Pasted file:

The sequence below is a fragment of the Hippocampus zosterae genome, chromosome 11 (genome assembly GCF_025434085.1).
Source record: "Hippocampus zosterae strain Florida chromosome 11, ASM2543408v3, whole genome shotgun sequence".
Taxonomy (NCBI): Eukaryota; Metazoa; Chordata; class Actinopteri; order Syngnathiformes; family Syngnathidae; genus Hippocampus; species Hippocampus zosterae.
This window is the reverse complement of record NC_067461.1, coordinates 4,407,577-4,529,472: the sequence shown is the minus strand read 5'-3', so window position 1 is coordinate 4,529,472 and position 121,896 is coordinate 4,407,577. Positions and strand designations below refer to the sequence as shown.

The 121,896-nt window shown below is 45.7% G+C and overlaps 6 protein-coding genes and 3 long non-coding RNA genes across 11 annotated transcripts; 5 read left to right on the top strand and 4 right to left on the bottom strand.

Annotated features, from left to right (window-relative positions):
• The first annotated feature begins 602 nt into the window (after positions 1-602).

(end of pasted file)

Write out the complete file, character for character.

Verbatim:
The sequence below is a fragment of the Hippocampus zosterae genome, chromosome 11 (genome assembly GCF_025434085.1).
Source record: "Hippocampus zosterae strain Florida chromosome 11, ASM2543408v3, whole genome shotgun sequence".
Taxonomy (NCBI): Eukaryota; Metazoa; Chordata; class Actinopteri; order Syngnathiformes; family Syngnathidae; genus Hippocampus; species Hippocampus zosterae.
This window is the reverse complement of record NC_067461.1, coordinates 4,407,577-4,529,472: the sequence shown is the minus strand read 5'-3', so window position 1 is coordinate 4,529,472 and position 121,896 is coordinate 4,407,577. Positions and strand designations below refer to the sequence as shown.

The 121,896-nt window shown below is 45.7% G+C and overlaps 6 protein-coding genes and 3 long non-coding RNA genes across 11 annotated transcripts; 5 read left to right on the top strand and 4 right to left on the bottom strand.

Annotated features, from left to right (window-relative positions):
• The first annotated feature begins 602 nt into the window (after positions 1-602).